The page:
Monday, June 15, 2009
Motor insurance needs an overhaul
By Habhajan Singh
Motor insurance in Malaysia requires a serious overhaul, with the perennially unprofitable third party coverage demanding a separate treatment altogether, says a senior industry executive.
The issue has come to a boil for general insurers and takaful providers active in the motoring sector, with most of them now no longer providing third party motor insurance coverage due to the high claims ratio.
"I'm proposing a rethink of our Road Transport Act 1987 and a review of the motor insurance policy. A new government agency should be set up to handle at least the Act cover, while redesigned insurance policies should only cover one's own damage, leaving third party claims to the agency. An industry pool could provide base underwriting," said Datuk Syed Moheeb Syed Kamarulzaman, the newly appointed chairman of the Malaysian Takaful Association (MTA).
Under this proposal, a new industry pool would be setup to manage third party made compulsory by the Act, commonly referred to as the Act cover.
Here, Syed Moheeb proposes that each vehicle licensed holder should contribute individually to the pool. Currently, third party insurance is pegged to the vehicle, irrespective of the number of drivers nor the name it is insured under. A family car may be insured under the head of the family, when in fact it could be driven by all children. This could result in a situation of inadequate premium against the risks exposed.
The suggestion by the seasoned insurer is for everyone with a valid licence to bear a portion of the risk.
"When you pay for your motor licence, a portion automatically goes to cover third party claims. This way, the third party risk is automatically handled by the new pool," said Syed Moheeb who is also the president and chief executive officer of Takaful Ikhlas Sdn Bhd.
This would also mean insurers and takaful operators will only provide coverage for claims other than those mandated under the Act.
The pool could replace the Malaysian Motor Insurance Pool (MMIP), a high-risk insurance pool run collectively by the industry under orders from the regulators, which acts as the insurer of last resort.
Under the present set-up, when a vehicle owner is unable to get any insurer to provide him liability cover for third party, MMIP would step in to provide the cover, at a rate higher than what insurers are allowed to charge. Industry players have been lobbying for years to change the tariff-driven premium structure for motor insurance, claiming that providing coverage mandatory under the Act is almost a sure loss-making proposition.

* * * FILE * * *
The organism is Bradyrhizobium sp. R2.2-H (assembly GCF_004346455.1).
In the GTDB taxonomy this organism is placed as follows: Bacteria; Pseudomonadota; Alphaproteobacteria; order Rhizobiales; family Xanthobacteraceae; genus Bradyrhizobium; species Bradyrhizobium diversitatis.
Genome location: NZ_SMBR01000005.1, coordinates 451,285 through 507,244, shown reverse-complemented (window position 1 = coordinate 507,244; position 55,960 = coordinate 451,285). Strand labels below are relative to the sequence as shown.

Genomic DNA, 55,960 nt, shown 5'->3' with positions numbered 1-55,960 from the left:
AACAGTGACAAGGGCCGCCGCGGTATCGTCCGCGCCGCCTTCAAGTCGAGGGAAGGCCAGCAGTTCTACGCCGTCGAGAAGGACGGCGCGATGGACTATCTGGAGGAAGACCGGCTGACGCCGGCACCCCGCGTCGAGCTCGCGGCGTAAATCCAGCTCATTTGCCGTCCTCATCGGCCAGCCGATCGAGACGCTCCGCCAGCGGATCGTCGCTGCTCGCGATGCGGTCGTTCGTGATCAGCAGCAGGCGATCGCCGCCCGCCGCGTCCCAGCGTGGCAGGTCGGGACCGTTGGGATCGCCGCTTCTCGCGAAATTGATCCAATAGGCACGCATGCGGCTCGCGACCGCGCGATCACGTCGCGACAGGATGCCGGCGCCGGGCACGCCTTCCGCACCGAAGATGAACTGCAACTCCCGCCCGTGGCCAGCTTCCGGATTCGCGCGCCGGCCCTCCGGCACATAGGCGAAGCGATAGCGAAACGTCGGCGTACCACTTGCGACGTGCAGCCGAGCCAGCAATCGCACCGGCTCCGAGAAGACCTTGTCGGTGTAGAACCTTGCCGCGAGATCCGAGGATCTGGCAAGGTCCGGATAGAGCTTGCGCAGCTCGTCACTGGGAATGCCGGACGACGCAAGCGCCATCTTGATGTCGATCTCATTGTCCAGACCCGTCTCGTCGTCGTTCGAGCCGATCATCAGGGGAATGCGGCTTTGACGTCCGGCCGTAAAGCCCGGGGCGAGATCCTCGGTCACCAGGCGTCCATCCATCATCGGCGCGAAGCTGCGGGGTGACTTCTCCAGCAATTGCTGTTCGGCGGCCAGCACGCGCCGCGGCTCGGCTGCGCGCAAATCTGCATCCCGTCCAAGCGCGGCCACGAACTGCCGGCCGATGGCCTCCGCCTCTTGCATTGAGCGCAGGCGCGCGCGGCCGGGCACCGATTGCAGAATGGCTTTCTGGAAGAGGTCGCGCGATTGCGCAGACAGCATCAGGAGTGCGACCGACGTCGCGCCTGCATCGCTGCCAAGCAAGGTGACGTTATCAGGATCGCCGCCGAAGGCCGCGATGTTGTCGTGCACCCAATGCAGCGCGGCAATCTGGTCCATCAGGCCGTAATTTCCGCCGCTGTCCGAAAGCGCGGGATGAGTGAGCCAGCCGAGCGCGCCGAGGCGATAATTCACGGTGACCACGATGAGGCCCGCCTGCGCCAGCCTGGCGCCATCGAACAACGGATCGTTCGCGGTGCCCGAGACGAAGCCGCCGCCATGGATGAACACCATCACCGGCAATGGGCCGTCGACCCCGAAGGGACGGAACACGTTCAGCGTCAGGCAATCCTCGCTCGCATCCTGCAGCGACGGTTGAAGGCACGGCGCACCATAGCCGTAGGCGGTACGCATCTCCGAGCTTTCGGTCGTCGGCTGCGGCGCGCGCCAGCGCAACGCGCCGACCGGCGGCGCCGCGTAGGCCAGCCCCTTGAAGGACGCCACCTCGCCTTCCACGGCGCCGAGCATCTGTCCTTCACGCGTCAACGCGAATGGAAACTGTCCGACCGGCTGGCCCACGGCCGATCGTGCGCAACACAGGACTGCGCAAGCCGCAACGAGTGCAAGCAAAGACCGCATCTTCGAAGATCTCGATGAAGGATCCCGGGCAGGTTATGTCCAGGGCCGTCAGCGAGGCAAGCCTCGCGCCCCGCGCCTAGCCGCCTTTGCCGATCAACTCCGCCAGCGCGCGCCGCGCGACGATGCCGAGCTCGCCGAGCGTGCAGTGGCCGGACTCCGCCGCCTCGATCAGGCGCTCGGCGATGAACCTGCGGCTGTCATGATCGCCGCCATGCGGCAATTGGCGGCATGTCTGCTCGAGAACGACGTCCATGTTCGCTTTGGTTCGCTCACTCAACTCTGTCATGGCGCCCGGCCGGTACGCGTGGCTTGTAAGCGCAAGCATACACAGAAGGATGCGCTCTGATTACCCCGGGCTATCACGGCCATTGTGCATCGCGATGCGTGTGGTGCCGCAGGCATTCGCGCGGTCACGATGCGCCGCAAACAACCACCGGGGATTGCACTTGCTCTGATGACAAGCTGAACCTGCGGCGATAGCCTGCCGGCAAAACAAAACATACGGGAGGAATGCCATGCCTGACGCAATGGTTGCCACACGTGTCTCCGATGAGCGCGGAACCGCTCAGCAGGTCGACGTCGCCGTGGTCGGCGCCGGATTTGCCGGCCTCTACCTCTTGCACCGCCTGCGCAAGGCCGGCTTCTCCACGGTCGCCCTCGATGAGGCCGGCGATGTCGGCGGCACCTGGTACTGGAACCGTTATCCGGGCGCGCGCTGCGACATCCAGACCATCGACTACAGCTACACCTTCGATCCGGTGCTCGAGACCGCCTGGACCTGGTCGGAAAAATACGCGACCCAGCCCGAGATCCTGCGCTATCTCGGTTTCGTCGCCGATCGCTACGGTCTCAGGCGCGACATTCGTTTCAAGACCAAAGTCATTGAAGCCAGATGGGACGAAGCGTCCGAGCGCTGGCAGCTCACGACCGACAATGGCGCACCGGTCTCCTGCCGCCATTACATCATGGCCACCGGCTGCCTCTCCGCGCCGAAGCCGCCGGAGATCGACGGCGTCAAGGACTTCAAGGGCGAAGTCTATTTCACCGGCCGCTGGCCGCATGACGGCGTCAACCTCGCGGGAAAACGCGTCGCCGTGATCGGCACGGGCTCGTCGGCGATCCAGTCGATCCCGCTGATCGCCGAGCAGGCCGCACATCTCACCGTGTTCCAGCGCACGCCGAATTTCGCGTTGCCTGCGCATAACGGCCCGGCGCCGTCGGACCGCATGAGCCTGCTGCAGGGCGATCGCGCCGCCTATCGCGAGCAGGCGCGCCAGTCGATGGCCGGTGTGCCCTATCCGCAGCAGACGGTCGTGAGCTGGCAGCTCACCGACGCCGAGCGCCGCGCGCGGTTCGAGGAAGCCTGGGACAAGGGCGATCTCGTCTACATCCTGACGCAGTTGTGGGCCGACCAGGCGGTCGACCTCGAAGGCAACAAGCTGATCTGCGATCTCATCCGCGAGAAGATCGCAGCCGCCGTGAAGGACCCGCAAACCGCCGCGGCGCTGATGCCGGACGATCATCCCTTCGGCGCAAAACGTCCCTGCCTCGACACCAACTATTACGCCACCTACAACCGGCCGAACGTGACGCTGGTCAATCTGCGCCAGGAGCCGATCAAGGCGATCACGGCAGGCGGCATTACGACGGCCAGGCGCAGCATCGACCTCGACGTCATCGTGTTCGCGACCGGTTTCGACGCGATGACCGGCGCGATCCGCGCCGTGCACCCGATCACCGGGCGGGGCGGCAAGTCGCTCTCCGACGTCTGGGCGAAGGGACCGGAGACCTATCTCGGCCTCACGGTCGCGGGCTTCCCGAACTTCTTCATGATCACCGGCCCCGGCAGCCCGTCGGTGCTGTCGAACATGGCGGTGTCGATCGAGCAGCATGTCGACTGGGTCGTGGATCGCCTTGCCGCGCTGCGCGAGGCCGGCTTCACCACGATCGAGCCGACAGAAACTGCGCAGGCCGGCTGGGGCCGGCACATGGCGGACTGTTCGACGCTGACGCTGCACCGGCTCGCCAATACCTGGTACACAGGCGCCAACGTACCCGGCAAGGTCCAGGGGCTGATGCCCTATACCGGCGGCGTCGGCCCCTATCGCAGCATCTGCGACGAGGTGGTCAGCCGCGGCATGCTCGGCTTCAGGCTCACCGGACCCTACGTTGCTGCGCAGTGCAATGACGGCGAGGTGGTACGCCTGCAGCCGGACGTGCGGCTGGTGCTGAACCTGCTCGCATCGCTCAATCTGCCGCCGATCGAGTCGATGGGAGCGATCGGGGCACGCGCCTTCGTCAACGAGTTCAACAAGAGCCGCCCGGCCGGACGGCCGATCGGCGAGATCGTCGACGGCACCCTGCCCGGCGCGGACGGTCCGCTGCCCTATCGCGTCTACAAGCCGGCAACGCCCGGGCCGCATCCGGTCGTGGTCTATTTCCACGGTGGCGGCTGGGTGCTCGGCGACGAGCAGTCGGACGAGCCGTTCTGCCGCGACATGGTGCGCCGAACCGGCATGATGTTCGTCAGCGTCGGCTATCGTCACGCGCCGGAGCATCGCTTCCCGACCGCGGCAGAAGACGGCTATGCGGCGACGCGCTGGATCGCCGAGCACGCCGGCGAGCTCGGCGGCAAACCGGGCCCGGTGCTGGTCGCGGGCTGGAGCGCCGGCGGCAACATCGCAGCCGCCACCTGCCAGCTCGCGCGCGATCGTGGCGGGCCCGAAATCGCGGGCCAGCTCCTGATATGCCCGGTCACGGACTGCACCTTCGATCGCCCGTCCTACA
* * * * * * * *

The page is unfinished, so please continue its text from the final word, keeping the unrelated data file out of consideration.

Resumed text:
The move has not yielded results thus far, industry executives said.
"So far, we have been looking at tweaking insurance premiums rather than changing the whole structure. Perenially, we have a problem of inadequate premiums to pay for the increasing third party claims.
"This year, several insurers have found it difficult to continue writing third party risks. So, if we want different results, we need to do things differently. We need to reengineer. This suggestion, if it happens, will be headed by a new body supported by the government," said Syed Moheeb.
Syed Moheeb, a seasoned insurer with experience in reinsurance, was involved some years ago when the general insurance association, Persatuan Insurans Am Malaysia (Piam), was actively discussing with Bank Negara Malaysia (BNM) suggested changes to the motor insurance premium tariffs.
In the meantime, industry executives said writing third party motor cover had become more and more untenable from the profit standpoint, forcing players to steer clear of the segment.
On May 27, The Malaysian Reserve reported that insurance companies are no longer willing to provide third party motor insurance under their banner, thus sending their customers to the highrisk insurance pool instead.
On June 1, this newspaper also reported that Pacific & Orient Insurance Co Bhd (P&O Insurance), one of the local top guns in motor insurance, was set to pull out completely from the third party motor insurance segment, following the trend of other insurance providers in Malaysia who have stayed clear of the sector.
The general insurer, a subsidiary of listed Pacific & Orient Bhd (P&O), was second only to Kurnia Insurans (M) Bhd for underwriting third party motor insurance covers in 2008.
From latest figures released, Piam said combined loss ratios for the motor insurance business in 2007 and 2008 stood at 114% and 115% respectively. It said insurers have also expressed their concerns over the rapidly increasing claims pay-outs especially for third party bodily injury claims. The claims ratio for third party bodily injury claims skyrocketed to 262% in 2007 and 288% in 2008, it added.
Industry sources estimate that the standalone motor 'Act' insurance, which is the portion compulsory for all motorists, has generated gross premiums of close to RM600 million last year, with Kurnia Insurans and P&O Insurance conducting close to half of the industry's total.
The motor 'Act' insurance policy provides protection against death and injury to third parties. The third party motor insurance also provides protection against other legal liabilities such as damage to the property of a third party (usually somebody else's car or motorcycle or a neighbour's gate) and certain specified legal costs.
Under the third party cover, a policyholder may opt to include protection for loss or damage to his own vehicle due to fire or theft only.
(This story appeared in The Malaysian Reserve on June 15, 2009. The Malaysian Reserve is a daily business/finance newspaper published out of Kuala Lumpur, with a sectoral page on insurance & takaful called UNDERWRITER, appearing on alternate Wednesdays)